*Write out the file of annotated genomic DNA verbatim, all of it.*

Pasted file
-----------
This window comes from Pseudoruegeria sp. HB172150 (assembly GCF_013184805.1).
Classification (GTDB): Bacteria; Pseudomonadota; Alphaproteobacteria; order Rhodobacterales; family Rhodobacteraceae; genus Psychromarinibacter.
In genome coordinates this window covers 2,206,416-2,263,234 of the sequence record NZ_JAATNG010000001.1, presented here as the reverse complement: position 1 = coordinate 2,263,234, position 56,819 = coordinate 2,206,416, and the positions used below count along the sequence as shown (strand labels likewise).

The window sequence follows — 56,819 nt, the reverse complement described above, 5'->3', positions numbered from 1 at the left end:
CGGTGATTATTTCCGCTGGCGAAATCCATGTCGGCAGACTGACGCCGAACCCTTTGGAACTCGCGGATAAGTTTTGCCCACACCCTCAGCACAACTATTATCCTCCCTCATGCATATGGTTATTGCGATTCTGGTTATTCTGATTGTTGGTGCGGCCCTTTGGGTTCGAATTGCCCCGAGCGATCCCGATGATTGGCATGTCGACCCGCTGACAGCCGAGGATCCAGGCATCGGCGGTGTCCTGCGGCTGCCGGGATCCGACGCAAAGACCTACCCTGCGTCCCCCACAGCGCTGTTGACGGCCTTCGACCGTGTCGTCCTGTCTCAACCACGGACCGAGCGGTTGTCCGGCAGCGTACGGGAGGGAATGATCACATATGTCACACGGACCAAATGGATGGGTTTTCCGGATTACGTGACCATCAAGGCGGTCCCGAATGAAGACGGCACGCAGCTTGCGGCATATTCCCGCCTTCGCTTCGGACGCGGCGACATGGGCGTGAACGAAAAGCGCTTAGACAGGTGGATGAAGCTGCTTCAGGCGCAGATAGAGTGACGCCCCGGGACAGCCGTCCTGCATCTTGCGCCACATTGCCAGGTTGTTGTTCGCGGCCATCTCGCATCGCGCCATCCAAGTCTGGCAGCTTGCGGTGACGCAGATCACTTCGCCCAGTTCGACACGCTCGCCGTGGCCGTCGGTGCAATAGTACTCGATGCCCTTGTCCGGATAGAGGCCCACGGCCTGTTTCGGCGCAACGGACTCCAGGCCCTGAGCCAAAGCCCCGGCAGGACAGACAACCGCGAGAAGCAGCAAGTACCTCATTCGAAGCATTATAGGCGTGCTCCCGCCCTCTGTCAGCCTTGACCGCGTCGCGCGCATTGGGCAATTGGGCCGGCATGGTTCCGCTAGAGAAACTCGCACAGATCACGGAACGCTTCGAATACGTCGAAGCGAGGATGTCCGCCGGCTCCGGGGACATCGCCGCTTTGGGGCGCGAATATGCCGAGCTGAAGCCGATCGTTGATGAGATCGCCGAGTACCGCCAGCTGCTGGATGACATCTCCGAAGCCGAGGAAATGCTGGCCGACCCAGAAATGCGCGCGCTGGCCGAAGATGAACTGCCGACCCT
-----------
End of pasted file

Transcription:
This window comes from Pseudoruegeria sp. HB172150 (assembly GCF_013184805.1).
Classification (GTDB): Bacteria; Pseudomonadota; Alphaproteobacteria; order Rhodobacterales; family Rhodobacteraceae; genus Psychromarinibacter.
In genome coordinates this window covers 2,206,416-2,263,234 of the sequence record NZ_JAATNG010000001.1, presented here as the reverse complement: position 1 = coordinate 2,263,234, position 56,819 = coordinate 2,206,416, and the positions used below count along the sequence as shown (strand labels likewise).

The window sequence follows — 56,819 nt, the reverse complement described above, 5'->3', positions numbered from 1 at the left end:
CGGTGATTATTTCCGCTGGCGAAATCCATGTCGGCAGACTGACGCCGAACCCTTTGGAACTCGCGGATAAGTTTTGCCCACACCCTCAGCACAACTATTATCCTCCCTCATGCATATGGTTATTGCGATTCTGGTTATTCTGATTGTTGGTGCGGCCCTTTGGGTTCGAATTGCCCCGAGCGATCCCGATGATTGGCATGTCGACCCGCTGACAGCCGAGGATCCAGGCATCGGCGGTGTCCTGCGGCTGCCGGGATCCGACGCAAAGACCTACCCTGCGTCCCCCACAGCGCTGTTGACGGCCTTCGACCGTGTCGTCCTGTCTCAACCACGGACCGAGCGGTTGTCCGGCAGCGTACGGGAGGGAATGATCACATATGTCACACGGACCAAATGGATGGGTTTTCCGGATTACGTGACCATCAAGGCGGTCCCGAATGAAGACGGCACGCAGCTTGCGGCATATTCCCGCCTTCGCTTCGGACGCGGCGACATGGGCGTGAACGAAAAGCGCTTAGACAGGTGGATGAAGCTGCTTCAGGCGCAGATAGAGTGACGCCCCGGGACAGCCGTCCTGCATCTTGCGCCACATTGCCAGGTTGTTGTTCGCGGCCATCTCGCATCGCGCCATCCAAGTCTGGCAGCTTGCGGTGACGCAGATCACTTCGCCCAGTTCGACACGCTCGCCGTGGCCGTCGGTGCAATAGTACTCGATGCCCTTGTCCGGATAGAGGCCCACGGCCTGTTTCGGCGCAACGGACTCCAGGCCCTGAGCCAAAGCCCCGGCAGGACAGACAACCGCGAGAAGCAGCAAGTACCTCATTCGAAGCATTATAGGCGTGCTCCCGCCCTCTGTCAGCCTTGACCGCGTCGCGCGCATTGGGCAATTGGGCCGGCATGGTTCCGCTAGAGAAACTCGCACAGATCACGGAACGCTTCGAATACGTCGAAGCGAGGATGTCCGCCGGCTCCGGGGACATCGCCGCTTTGGGGCGCGAATATGCCGAGCTGAAGCCGATCGTTGATGAGATCGCCGAGTACCGCCAGCTGCTGGATGACATCTCCGAAGCCGAGGAAATGCTGGCCGACCCAGAAATGCGCGCGCTGGCCGAAGATGAACTGCCGACCCT